Distill My Heart! Come See and Learn Insider Secrets at Coppersea's Distillery Tour | Sponsored | Craft Beverage Industry | Hudson Valley | Hudson Valley; Chronogram
Most weekends this summer, the Coppersea Distilling team have been working the farm or on the road, pouring tastes at various locations where connoisseurs meet. This Sunday, you're invited to stop by the farm, where chief distiller Christopher Williams is looking forward to showing you every step in Coppersea's heritage distilling process. Free guided tours will be happening every hour from noon till 5pm.

"We don't get the chance to do this very often, and it's fun," says Williams. "We do things differently here, and I've gotten pretty good at explaining it. Give me forty-five minutes and I'll give you an insider's understanding of heritage distilling." 
  • Photos Courtesy of Coppersea Distillery
The difference begins in the field. Coppersea is developing their own special landrace corn, interbreeding heritage grains to come up with something perfectly suited to this spot in the shadow of the Gunks, and cultivating European cider-pear trees.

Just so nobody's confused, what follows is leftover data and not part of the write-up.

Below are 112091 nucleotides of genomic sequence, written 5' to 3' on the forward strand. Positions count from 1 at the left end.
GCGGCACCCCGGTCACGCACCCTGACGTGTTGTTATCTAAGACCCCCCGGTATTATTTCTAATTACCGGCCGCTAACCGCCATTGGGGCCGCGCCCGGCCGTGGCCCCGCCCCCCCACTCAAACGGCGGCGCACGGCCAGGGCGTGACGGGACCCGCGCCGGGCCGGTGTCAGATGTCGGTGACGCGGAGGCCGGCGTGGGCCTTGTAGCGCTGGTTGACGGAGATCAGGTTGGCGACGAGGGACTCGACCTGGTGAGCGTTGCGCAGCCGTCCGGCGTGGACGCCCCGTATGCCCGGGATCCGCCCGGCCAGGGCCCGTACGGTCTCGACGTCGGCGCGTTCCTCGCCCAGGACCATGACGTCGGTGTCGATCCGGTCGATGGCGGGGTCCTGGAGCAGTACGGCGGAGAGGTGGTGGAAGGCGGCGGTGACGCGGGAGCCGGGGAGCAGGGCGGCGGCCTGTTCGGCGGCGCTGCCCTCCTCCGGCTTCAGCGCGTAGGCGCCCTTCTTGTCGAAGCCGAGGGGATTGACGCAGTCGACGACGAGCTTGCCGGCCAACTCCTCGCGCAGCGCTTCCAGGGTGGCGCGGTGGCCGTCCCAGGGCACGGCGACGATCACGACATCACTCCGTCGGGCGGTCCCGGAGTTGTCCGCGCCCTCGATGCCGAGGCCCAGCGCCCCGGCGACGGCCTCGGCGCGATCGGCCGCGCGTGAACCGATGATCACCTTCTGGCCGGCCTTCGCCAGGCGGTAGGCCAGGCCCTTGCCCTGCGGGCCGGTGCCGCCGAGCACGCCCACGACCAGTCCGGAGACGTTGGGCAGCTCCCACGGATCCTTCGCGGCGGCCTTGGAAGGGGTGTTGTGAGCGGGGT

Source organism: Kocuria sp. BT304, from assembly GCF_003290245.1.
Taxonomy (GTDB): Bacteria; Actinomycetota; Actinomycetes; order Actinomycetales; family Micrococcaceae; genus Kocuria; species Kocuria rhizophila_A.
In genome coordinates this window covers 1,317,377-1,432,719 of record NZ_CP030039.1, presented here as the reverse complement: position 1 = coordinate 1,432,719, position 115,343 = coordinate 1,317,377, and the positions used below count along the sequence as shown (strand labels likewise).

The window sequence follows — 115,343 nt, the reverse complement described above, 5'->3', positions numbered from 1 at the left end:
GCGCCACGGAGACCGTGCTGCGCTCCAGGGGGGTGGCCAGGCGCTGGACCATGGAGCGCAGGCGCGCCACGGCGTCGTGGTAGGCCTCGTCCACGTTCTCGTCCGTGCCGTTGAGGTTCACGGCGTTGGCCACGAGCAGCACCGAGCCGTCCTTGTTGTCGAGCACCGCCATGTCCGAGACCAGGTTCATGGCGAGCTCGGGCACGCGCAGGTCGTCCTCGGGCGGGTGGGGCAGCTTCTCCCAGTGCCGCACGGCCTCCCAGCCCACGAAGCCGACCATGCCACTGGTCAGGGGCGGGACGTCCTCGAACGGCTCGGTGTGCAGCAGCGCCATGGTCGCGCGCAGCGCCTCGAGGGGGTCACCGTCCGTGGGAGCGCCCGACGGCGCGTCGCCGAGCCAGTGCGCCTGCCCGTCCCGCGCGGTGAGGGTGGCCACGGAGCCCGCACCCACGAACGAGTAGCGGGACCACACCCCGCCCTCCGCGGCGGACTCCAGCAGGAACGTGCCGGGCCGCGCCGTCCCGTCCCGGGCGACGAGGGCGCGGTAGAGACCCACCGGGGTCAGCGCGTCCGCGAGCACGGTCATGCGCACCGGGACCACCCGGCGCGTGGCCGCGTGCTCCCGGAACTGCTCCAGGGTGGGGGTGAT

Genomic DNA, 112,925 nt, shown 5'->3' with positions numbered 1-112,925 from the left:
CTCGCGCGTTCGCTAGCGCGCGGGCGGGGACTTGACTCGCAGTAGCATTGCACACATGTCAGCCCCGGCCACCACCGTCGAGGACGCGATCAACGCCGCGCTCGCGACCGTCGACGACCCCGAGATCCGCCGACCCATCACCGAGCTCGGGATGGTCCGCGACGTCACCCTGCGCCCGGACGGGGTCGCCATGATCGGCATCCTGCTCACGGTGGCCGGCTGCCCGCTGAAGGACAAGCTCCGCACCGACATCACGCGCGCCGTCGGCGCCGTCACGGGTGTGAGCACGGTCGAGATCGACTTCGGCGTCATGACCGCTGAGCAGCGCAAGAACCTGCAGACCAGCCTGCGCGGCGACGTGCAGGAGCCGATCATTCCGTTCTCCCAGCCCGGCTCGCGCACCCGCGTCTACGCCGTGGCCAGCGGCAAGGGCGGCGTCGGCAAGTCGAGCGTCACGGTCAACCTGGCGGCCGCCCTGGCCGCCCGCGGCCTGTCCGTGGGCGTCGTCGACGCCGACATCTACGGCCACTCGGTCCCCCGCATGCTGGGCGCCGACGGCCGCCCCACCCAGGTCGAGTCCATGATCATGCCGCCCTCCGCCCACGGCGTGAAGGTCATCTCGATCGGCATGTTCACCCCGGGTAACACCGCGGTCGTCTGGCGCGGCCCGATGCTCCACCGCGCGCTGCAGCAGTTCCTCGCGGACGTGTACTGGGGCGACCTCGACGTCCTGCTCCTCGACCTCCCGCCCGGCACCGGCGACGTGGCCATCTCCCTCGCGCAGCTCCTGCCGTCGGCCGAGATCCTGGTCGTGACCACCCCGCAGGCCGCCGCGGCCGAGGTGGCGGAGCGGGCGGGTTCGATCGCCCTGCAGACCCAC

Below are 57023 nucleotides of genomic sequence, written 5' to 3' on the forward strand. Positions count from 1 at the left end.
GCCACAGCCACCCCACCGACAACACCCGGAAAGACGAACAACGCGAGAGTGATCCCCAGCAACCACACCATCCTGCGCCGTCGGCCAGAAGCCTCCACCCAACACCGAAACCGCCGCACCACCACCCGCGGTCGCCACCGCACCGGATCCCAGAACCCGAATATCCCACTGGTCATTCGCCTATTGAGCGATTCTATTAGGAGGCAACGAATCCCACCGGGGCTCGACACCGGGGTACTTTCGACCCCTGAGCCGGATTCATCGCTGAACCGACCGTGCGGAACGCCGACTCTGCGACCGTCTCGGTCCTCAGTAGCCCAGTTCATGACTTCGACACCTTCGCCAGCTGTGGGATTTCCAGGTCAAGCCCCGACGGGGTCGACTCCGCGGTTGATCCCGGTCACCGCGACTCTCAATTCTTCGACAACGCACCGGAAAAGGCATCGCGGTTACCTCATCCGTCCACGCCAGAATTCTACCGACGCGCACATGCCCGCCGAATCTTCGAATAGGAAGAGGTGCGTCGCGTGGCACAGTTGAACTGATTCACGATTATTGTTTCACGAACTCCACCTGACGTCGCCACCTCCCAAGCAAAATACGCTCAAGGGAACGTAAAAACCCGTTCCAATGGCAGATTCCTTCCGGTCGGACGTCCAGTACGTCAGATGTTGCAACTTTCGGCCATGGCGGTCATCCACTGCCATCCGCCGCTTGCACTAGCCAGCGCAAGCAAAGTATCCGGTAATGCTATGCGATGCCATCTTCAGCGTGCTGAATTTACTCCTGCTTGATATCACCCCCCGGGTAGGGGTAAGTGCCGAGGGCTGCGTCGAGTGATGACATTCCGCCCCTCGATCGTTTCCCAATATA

Next is the malting floor, where grains are sprouted using centuries-old techniques. Doing their own floor malting makes Coppersea able to select the finest freshly harvested Hudson Valley grains, including their own, and retain creative control and a lower carbon footprint.
  • Photos Courtesy of Coppersea Distillery
Then you’ll see the open wooden fermenters where the malt meets wild ambient yeast and bacteria, underscoring, yet again, a thoroughly local terroir. Not a drop of commercial reagent (catalysts used by mass market distillers) is invited to this week-long mash party.

In the distilling phase, Coppersea uses True Fire hand-hammered copper, a process that caramelizes the mash. Direct-fire stills are used in fewer than a dozen distilleries today; Williams says you’ll understand why Coppersea is one of the few when the product touches your tongue.
  • Photos Courtesy of Coppersea Distillery
In the barreling room, it's all about the art of cooperage and selection. Some of those barrels are new-made New York oak; others once held sherry and now contain a sherry-finished rye that will be first poured in October.

For the complete appreciation experience, finish your tour with a flight of whisky at the Springtown Tavern.

For more information, visit Coppersea's website or call (845) 444-1044.
This content is made possible by our sponsor. It does not necessarily reflect the attitude, views, or opinions of the Chronogram editorial staff.

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